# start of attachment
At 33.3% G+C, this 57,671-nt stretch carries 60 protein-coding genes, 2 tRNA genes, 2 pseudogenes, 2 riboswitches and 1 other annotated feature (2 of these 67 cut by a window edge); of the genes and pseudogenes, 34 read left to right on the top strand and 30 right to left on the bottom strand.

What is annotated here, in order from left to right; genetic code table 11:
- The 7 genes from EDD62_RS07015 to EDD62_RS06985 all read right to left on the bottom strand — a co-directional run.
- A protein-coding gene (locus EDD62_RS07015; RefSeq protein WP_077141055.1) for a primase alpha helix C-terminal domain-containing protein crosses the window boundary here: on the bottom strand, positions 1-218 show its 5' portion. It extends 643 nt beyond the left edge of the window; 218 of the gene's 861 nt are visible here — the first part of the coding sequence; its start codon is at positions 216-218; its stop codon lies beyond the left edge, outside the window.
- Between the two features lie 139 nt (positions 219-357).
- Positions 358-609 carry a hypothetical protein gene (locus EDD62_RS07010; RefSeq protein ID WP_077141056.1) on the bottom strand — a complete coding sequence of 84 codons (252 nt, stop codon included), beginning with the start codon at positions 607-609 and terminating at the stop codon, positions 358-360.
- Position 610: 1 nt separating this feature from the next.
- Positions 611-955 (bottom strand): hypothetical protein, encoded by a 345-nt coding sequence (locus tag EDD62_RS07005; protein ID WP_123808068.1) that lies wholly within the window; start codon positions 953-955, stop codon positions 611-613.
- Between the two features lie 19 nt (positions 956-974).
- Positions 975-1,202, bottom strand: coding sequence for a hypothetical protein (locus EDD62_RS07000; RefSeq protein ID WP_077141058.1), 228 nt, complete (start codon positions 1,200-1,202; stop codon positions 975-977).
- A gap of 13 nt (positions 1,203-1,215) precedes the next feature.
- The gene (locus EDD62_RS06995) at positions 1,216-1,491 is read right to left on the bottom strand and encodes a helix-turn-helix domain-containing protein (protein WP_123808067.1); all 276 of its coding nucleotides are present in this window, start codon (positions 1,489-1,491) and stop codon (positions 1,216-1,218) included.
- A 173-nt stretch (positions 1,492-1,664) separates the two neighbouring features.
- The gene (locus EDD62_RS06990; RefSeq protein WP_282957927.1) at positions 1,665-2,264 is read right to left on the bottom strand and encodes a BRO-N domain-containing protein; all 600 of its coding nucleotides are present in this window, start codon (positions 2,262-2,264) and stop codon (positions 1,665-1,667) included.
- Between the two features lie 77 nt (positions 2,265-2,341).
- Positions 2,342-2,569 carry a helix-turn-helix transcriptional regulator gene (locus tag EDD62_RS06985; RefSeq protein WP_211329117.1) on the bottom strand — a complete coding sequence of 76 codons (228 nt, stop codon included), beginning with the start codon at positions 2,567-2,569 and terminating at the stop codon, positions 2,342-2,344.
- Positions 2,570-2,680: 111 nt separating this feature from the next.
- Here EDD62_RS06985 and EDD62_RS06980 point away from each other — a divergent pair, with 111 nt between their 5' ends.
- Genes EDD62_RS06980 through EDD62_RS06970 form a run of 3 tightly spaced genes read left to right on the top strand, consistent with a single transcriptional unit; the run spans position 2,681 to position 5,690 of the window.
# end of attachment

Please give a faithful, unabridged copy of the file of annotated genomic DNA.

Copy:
At 33.3% G+C, this 57,671-nt stretch carries 60 protein-coding genes, 2 tRNA genes, 2 pseudogenes, 2 riboswitches and 1 other annotated feature (2 of these 67 cut by a window edge); of the genes and pseudogenes, 34 read left to right on the top strand and 30 right to left on the bottom strand.

What is annotated here, in order from left to right; genetic code table 11:
- The 7 genes from EDD62_RS07015 to EDD62_RS06985 all read right to left on the bottom strand — a co-directional run.
- A protein-coding gene (locus EDD62_RS07015; RefSeq protein WP_077141055.1) for a primase alpha helix C-terminal domain-containing protein crosses the window boundary here: on the bottom strand, positions 1-218 show its 5' portion. It extends 643 nt beyond the left edge of the window; 218 of the gene's 861 nt are visible here — the first part of the coding sequence; its start codon is at positions 216-218; its stop codon lies beyond the left edge, outside the window.
- Between the two features lie 139 nt (positions 219-357).
- Positions 358-609 carry a hypothetical protein gene (locus EDD62_RS07010; RefSeq protein ID WP_077141056.1) on the bottom strand — a complete coding sequence of 84 codons (252 nt, stop codon included), beginning with the start codon at positions 607-609 and terminating at the stop codon, positions 358-360.
- Position 610: 1 nt separating this feature from the next.
- Positions 611-955 (bottom strand): hypothetical protein, encoded by a 345-nt coding sequence (locus tag EDD62_RS07005; protein ID WP_123808068.1) that lies wholly within the window; start codon positions 953-955, stop codon positions 611-613.
- Between the two features lie 19 nt (positions 956-974).
- Positions 975-1,202, bottom strand: coding sequence for a hypothetical protein (locus EDD62_RS07000; RefSeq protein ID WP_077141058.1), 228 nt, complete (start codon positions 1,200-1,202; stop codon positions 975-977).
- A gap of 13 nt (positions 1,203-1,215) precedes the next feature.
- The gene (locus EDD62_RS06995) at positions 1,216-1,491 is read right to left on the bottom strand and encodes a helix-turn-helix domain-containing protein (protein WP_123808067.1); all 276 of its coding nucleotides are present in this window, start codon (positions 1,489-1,491) and stop codon (positions 1,216-1,218) included.
- A 173-nt stretch (positions 1,492-1,664) separates the two neighbouring features.
- The gene (locus EDD62_RS06990; RefSeq protein WP_282957927.1) at positions 1,665-2,264 is read right to left on the bottom strand and encodes a BRO-N domain-containing protein; all 600 of its coding nucleotides are present in this window, start codon (positions 2,262-2,264) and stop codon (positions 1,665-1,667) included.
- Between the two features lie 77 nt (positions 2,265-2,341).
- Positions 2,342-2,569 carry a helix-turn-helix transcriptional regulator gene (locus tag EDD62_RS06985; RefSeq protein WP_211329117.1) on the bottom strand — a complete coding sequence of 76 codons (228 nt, stop codon included), beginning with the start codon at positions 2,567-2,569 and terminating at the stop codon, positions 2,342-2,344.
- Positions 2,570-2,680: 111 nt separating this feature from the next.
- Here EDD62_RS06985 and EDD62_RS06980 point away from each other — a divergent pair, with 111 nt between their 5' ends.
- Genes EDD62_RS06980 through EDD62_RS06970 form a run of 3 tightly spaced genes read left to right on the top strand, consistent with a single transcriptional unit; the run spans position 2,681 to position 5,690 of the window.